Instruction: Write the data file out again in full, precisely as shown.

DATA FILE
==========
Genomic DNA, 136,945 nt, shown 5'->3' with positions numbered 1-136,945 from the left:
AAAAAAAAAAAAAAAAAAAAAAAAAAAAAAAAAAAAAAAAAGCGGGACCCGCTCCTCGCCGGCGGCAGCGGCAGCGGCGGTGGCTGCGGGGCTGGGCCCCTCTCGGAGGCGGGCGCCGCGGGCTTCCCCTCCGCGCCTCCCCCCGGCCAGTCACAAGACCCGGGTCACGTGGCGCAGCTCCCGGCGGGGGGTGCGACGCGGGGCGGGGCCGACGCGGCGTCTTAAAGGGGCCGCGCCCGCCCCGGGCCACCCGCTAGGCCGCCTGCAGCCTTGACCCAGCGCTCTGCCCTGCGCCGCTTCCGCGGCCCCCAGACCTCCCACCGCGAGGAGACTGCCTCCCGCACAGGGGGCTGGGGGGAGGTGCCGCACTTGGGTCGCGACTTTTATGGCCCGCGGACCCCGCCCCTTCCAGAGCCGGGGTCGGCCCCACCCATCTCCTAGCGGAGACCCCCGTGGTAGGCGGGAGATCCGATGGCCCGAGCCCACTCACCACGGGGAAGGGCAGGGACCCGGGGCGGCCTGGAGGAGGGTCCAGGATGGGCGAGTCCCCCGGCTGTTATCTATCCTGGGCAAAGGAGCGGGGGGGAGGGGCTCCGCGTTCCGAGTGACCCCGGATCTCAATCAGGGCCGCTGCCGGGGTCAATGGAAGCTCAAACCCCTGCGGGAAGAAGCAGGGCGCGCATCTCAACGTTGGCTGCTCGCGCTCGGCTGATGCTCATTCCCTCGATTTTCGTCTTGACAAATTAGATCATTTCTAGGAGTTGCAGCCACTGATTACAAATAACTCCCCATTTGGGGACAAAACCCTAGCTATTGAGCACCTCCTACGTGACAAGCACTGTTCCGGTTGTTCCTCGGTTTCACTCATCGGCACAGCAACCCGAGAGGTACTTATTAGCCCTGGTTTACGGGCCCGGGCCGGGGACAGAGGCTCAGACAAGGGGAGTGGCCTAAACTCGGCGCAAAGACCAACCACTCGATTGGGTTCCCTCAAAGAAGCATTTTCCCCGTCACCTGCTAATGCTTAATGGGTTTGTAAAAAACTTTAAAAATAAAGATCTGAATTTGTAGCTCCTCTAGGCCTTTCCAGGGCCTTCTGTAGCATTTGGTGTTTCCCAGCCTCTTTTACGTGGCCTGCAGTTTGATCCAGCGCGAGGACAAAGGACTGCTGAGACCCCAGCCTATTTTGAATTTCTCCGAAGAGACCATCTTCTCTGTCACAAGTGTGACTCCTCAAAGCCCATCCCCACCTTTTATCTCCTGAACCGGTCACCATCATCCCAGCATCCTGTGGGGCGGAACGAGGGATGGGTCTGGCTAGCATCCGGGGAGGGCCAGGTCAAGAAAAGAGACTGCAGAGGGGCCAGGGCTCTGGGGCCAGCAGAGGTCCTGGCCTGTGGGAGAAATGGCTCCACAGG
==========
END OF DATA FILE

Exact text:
Genomic DNA, 136,945 nt, shown 5'->3' with positions numbered 1-136,945 from the left:
AAAAAAAAAAAAAAAAAAAAAAAAAAAAAAAAAAAAAAAAAGCGGGACCCGCTCCTCGCCGGCGGCAGCGGCAGCGGCGGTGGCTGCGGGGCTGGGCCCCTCTCGGAGGCGGGCGCCGCGGGCTTCCCCTCCGCGCCTCCCCCCGGCCAGTCACAAGACCCGGGTCACGTGGCGCAGCTCCCGGCGGGGGGTGCGACGCGGGGCGGGGCCGACGCGGCGTCTTAAAGGGGCCGCGCCCGCCCCGGGCCACCCGCTAGGCCGCCTGCAGCCTTGACCCAGCGCTCTGCCCTGCGCCGCTTCCGCGGCCCCCAGACCTCCCACCGCGAGGAGACTGCCTCCCGCACAGGGGGCTGGGGGGAGGTGCCGCACTTGGGTCGCGACTTTTATGGCCCGCGGACCCCGCCCCTTCCAGAGCCGGGGTCGGCCCCACCCATCTCCTAGCGGAGACCCCCGTGGTAGGCGGGAGATCCGATGGCCCGAGCCCACTCACCACGGGGAAGGGCAGGGACCCGGGGCGGCCTGGAGGAGGGTCCAGGATGGGCGAGTCCCCCGGCTGTTATCTATCCTGGGCAAAGGAGCGGGGGGGAGGGGCTCCGCGTTCCGAGTGACCCCGGATCTCAATCAGGGCCGCTGCCGGGGTCAATGGAAGCTCAAACCCCTGCGGGAAGAAGCAGGGCGCGCATCTCAACGTTGGCTGCTCGCGCTCGGCTGATGCTCATTCCCTCGATTTTCGTCTTGACAAATTAGATCATTTCTAGGAGTTGCAGCCACTGATTACAAATAACTCCCCATTTGGGGACAAAACCCTAGCTATTGAGCACCTCCTACGTGACAAGCACTGTTCCGGTTGTTCCTCGGTTTCACTCATCGGCACAGCAACCCGAGAGGTACTTATTAGCCCTGGTTTACGGGCCCGGGCCGGGGACAGAGGCTCAGACAAGGGGAGTGGCCTAAACTCGGCGCAAAGACCAACCACTCGATTGGGTTCCCTCAAAGAAGCATTTTCCCCGTCACCTGCTAATGCTTAATGGGTTTGTAAAAAACTTTAAAAATAAAGATCTGAATTTGTAGCTCCTCTAGGCCTTTCCAGGGCCTTCTGTAGCATTTGGTGTTTCCCAGCCTCTTTTACGTGGCCTGCAGTTTGATCCAGCGCGAGGACAAAGGACTGCTGAGACCCCAGCCTATTTTGAATTTCTCCGAAGAGACCATCTTCTCTGTCACAAGTGTGACTCCTCAAAGCCCATCCCCACCTTTTATCTCCTGAACCGGTCACCATCATCCCAGCATCCTGTGGGGCGGAACGAGGGATGGGTCTGGCTAGCATCCGGGGAGGGCCAGGTCAAGAAAAGAGACTGCAGAGGGGCCAGGGCTCTGGGGCCAGCAGAGGTCCTGGCCTGTGGGAGAAATGGCTCCACAGG